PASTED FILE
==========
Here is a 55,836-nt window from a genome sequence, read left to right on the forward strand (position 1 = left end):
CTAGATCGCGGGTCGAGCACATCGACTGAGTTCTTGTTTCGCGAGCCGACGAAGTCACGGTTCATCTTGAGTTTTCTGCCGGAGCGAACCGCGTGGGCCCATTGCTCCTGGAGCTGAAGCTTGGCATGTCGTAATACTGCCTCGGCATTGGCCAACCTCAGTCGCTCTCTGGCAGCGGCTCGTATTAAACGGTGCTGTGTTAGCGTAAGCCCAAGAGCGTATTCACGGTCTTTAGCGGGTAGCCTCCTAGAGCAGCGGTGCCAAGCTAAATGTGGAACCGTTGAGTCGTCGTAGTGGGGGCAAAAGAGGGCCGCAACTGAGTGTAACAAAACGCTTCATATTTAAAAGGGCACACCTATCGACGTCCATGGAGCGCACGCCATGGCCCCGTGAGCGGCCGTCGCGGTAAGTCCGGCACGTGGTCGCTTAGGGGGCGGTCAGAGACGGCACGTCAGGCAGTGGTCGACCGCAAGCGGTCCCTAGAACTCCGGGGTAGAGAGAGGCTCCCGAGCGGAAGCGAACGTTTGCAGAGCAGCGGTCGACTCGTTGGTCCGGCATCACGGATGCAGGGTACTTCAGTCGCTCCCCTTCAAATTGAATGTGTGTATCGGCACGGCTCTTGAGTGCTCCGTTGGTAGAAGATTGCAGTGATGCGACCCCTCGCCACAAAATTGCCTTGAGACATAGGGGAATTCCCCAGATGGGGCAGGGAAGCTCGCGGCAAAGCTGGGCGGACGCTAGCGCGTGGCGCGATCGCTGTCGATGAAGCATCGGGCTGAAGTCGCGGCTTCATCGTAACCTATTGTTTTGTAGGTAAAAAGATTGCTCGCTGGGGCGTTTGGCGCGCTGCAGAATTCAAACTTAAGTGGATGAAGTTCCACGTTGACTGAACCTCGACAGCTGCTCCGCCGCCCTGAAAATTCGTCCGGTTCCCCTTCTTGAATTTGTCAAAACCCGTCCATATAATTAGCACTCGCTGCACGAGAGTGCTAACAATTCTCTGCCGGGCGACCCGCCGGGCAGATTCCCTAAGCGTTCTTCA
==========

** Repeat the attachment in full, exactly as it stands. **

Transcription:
Here is a 55,836-nt window from a genome sequence, read left to right on the forward strand (position 1 = left end):
CTAGATCGCGGGTCGAGCACATCGACTGAGTTCTTGTTTCGCGAGCCGACGAAGTCACGGTTCATCTTGAGTTTTCTGCCGGAGCGAACCGCGTGGGCCCATTGCTCCTGGAGCTGAAGCTTGGCATGTCGTAATACTGCCTCGGCATTGGCCAACCTCAGTCGCTCTCTGGCAGCGGCTCGTATTAAACGGTGCTGTGTTAGCGTAAGCCCAAGAGCGTATTCACGGTCTTTAGCGGGTAGCCTCCTAGAGCAGCGGTGCCAAGCTAAATGTGGAACCGTTGAGTCGTCGTAGTGGGGGCAAAAGAGGGCCGCAACTGAGTGTAACAAAACGCTTCATATTTAAAAGGGCACACCTATCGACGTCCATGGAGCGCACGCCATGGCCCCGTGAGCGGCCGTCGCGGTAAGTCCGGCACGTGGTCGCTTAGGGGGCGGTCAGAGACGGCACGTCAGGCAGTGGTCGACCGCAAGCGGTCCCTAGAACTCCGGGGTAGAGAGAGGCTCCCGAGCGGAAGCGAACGTTTGCAGAGCAGCGGTCGACTCGTTGGTCCGGCATCACGGATGCAGGGTACTTCAGTCGCTCCCCTTCAAATTGAATGTGTGTATCGGCACGGCTCTTGAGTGCTCCGTTGGTAGAAGATTGCAGTGATGCGACCCCTCGCCACAAAATTGCCTTGAGACATAGGGGAATTCCCCAGATGGGGCAGGGAAGCTCGCGGCAAAGCTGGGCGGACGCTAGCGCGTGGCGCGATCGCTGTCGATGAAGCATCGGGCTGAAGTCGCGGCTTCATCGTAACCTATTGTTTTGTAGGTAAAAAGATTGCTCGCTGGGGCGTTTGGCGCGCTGCAGAATTCAAACTTAAGTGGATGAAGTTCCACGTTGACTGAACCTCGACAGCTGCTCCGCCGCCCTGAAAATTCGTCCGGTTCCCCTTCTTGAATTTGTCAAAACCCGTCCATATAATTAGCACTCGCTGCACGAGAGTGCTAACAATTCTCTGCCGGGCGACCCGCCGGGCAGATTCCCTAAGCGTTCTTCA